It is always nice to get a plane in with visitors. We got a visit at Palmer by the Argentines who were doing a flyby on the Bahia Paraiso. That whole mess will be stirred up again once the weather is nicer. The Argies also made a fly-by with a KC-9 with "spectators" from Buenos Aires. Who knows what kind of circus that will end up to be! Isn't this the same type of circus that ended up in a plane crash near Mt. Erebus near McMurdo a few years back?! An Aussi tour doing a sight-seeing of Mt. Erebus crashed in the Antarctic "desert" killing everyone.

It's funny, my sister in Naperville had held onto a letter for me from a Dutch friend. Well, she finally sent it to me (postmarked on 22 April!) and I got it on the ship three days ago. I started to read it and it wasn't making any sense. So I finally read the return address and it was from a guy who was on one of the tour ships that came to Palmer during the austral summer. I was thinking it was from my Dutch friends from when I was over in Europe. I didn't expect that at all, so it came as quite a surprise.

Anyway, he was a tour leader and after this Antarctic tour last year, he followed it up with a tour to the Galapagos Islands. So I have to get a letter out to him too.

Take care of yourself and I'll see you later than expected!

10/16/89 02:30 a.m.

Just wanted to jot down some notes about the worst sea experience of my life!

We left port out of Palmer a little late, but around 1115 a.m. on the 14th of October. I realized that we didn't take the Neumeyer Strait when things got rough in the first half-hour into the trip. We headed out north around the west side of Anvers Island and directly out to sea. I've been out on the Duke three other times, but now I am able to distinguish what is meant by "Drake Lake" on a good crossing--as was my initial crossing when I came to Palmer.

My second trip was up to King George Island to the Chilean Base-Tenente Marsh during a five day stint. The third time out was just a quick day trip out to Faraday Station, the British Base, on a winter boondoggle. This, the fourth trip is part vacation that I am getting before I return to do another austral summer at Palmer. I will leave Punta Arenas on the 23rd for my return trip south.

Yesterday at lunch, I was able to put down something, but poor Robin Lamere who is my bunkie had his difficulties. He was losing it by about one in the afternoon.

Robin had taken to marathon puking from about 1:00 p.m. until about 5:00 p.m. He reassured me that he had seen god and sold many Buicks that afternoon.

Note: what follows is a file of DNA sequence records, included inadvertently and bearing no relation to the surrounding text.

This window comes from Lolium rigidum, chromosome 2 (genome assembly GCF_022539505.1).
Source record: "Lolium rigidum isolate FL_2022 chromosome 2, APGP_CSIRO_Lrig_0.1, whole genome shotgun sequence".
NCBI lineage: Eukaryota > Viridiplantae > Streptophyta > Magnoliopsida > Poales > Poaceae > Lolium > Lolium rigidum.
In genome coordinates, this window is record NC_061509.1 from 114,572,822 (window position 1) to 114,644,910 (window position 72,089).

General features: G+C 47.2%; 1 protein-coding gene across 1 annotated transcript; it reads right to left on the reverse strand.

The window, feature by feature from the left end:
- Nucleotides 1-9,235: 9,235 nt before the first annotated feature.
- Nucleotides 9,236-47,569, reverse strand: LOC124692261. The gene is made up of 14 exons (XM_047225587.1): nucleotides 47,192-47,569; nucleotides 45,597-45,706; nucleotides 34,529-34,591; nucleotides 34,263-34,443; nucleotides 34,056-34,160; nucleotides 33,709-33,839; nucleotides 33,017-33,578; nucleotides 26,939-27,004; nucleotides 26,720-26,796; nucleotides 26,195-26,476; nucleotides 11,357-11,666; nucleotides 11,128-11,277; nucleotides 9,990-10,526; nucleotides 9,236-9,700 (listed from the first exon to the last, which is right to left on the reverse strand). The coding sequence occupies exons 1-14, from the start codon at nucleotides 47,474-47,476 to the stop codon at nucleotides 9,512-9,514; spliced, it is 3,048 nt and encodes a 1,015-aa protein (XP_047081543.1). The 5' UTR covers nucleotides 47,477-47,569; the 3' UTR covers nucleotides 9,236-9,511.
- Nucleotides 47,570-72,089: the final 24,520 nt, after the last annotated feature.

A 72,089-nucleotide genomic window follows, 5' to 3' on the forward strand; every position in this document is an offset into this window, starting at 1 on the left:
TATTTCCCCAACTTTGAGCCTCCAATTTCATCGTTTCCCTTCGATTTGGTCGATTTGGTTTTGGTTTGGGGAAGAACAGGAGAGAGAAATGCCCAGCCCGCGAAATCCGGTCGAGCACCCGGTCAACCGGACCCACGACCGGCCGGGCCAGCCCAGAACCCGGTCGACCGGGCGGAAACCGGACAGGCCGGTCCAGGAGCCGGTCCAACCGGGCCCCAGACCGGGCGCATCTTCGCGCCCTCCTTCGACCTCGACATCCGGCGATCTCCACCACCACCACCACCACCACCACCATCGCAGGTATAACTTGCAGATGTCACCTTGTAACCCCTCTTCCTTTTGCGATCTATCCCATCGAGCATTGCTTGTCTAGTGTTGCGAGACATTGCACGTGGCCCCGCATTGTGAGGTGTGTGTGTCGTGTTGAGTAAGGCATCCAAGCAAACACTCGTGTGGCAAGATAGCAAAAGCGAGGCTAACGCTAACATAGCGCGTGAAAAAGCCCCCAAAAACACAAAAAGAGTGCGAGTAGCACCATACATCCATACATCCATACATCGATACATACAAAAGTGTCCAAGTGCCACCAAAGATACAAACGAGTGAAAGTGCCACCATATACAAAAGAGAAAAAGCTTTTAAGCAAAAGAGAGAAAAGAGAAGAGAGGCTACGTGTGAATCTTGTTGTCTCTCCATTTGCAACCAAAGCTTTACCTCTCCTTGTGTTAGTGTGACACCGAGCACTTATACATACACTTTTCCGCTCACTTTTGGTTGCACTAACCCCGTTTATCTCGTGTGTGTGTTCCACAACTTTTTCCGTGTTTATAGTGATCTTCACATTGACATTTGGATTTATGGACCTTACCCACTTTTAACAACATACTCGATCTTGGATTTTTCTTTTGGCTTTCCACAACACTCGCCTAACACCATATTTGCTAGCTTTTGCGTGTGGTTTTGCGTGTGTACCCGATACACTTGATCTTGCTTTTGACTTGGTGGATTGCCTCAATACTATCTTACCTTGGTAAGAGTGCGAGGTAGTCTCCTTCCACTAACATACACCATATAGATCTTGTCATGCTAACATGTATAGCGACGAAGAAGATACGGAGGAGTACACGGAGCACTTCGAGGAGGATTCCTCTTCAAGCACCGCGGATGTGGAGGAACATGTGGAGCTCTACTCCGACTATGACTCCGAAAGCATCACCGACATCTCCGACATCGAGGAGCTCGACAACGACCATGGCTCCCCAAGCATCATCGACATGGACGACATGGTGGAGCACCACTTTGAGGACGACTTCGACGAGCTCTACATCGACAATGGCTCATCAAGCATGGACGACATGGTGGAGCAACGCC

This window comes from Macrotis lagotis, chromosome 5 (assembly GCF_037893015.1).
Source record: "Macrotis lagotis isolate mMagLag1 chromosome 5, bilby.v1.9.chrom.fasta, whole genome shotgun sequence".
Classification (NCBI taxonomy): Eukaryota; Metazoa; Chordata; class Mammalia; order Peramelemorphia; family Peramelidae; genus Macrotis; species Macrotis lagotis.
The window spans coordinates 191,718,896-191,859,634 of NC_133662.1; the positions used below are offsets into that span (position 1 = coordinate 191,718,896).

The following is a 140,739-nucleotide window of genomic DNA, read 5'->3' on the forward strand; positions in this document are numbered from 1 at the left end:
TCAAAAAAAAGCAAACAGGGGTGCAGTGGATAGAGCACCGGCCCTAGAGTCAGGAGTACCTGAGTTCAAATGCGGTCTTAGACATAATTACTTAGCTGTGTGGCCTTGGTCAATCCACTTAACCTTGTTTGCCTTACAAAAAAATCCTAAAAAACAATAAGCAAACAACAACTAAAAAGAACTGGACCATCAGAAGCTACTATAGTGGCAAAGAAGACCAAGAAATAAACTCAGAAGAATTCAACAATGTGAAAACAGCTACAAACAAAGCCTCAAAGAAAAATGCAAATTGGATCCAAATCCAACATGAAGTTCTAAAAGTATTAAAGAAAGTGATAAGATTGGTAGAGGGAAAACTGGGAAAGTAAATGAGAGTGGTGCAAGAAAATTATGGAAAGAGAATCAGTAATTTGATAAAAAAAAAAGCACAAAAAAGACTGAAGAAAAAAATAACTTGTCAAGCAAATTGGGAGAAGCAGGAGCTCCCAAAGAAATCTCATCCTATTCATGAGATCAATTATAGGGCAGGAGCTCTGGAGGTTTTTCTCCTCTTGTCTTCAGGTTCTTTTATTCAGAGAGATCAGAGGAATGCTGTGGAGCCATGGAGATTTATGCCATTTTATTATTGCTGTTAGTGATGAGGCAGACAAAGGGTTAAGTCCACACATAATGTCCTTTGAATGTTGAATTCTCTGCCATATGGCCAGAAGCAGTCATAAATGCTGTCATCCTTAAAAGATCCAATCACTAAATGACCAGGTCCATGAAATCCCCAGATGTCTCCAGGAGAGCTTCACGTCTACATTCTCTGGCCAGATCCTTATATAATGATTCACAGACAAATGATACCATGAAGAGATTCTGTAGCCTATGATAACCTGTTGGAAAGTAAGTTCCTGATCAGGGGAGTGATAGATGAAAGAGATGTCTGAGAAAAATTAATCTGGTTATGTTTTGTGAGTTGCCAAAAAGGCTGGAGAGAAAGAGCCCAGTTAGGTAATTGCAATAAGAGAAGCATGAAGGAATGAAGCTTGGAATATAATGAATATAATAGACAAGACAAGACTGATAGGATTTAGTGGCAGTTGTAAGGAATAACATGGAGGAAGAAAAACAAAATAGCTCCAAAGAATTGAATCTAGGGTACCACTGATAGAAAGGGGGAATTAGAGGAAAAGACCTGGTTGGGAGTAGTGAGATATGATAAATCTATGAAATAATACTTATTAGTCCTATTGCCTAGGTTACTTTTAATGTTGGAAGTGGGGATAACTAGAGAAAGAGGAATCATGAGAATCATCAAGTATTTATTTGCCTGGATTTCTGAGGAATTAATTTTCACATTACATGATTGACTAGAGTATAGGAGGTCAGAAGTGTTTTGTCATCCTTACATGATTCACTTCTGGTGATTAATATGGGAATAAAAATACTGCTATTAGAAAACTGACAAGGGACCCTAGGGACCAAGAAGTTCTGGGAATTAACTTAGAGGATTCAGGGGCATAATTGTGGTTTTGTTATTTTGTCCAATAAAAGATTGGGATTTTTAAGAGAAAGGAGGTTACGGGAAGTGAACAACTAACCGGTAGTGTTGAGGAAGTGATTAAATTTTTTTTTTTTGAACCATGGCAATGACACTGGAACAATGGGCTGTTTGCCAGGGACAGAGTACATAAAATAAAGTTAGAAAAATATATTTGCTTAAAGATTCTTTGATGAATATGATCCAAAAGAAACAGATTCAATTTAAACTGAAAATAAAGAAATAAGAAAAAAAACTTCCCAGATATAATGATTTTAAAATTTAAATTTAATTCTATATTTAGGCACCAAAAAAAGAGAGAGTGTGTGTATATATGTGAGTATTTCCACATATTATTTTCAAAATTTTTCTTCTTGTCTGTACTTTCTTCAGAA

I switched racks with him and took the upper rack, then made his rack up since he was having such a rough time of things. I haven't thrown up before on the ship, but had the feeling that I could probably make it down faster than he could if the situation required it.

Robin had taken a liking to the sitting on the chair in front of the sink and dry heaving. At one point, he said to me, "You might want to get a different roommate with me puking in the room."

He had already lost all the contents of his stomach and I hadn't requested a non-puking room, so I'd deal with it. Believe me; I was still going through my feelings of queasiness. Once the Dramamine kicked in, I did feel a little bit better. Nonetheless, I stayed in bed just to make sure!

At this point, Robin and Dick led the puking pack with Pat and Marcia running close seconds. BJ was on scopolamine (and probably valium), and Tom was sleeping. Doc was up and about, but being the Navy man that he was, this was a given.

By two, I was feeling queasy, but still managed to compose myself! I took my second Dramamine, and then slept through dinner at five.

I did run into Dick Wall, the cook in the hallway about three. He had just come from the other head (bathroom) and looked like Hell. I asked him if he was ok, and he smiled and replied, "No," in a sickly voice.

Marcia got up at one point to use the head. She was still a little under the weather. During one of the severe pitches, she was opening the head door and tried to brace herself on the door frame while the door was still open. Unfortunately, the door closed completely on her thumbnail. Her thumb swelled up like a balloon. Doc had a look at it and said that she may lose her nail. He didn't have any x-ray equipment on the ship, so that was about as much as could be done until we got to port in Punta Arenas. Kind of a bad deal. She is supposed to go onto New Zeeland and meet her other half to do some scuba and sailing, etc after we get back on solid ground.

(Post Script: Marcia did go to the doctor once stateside. Turned out that she had fractured the bone in the top part of her thumb and had to have the nail removed prior to leaving for New Zealand.)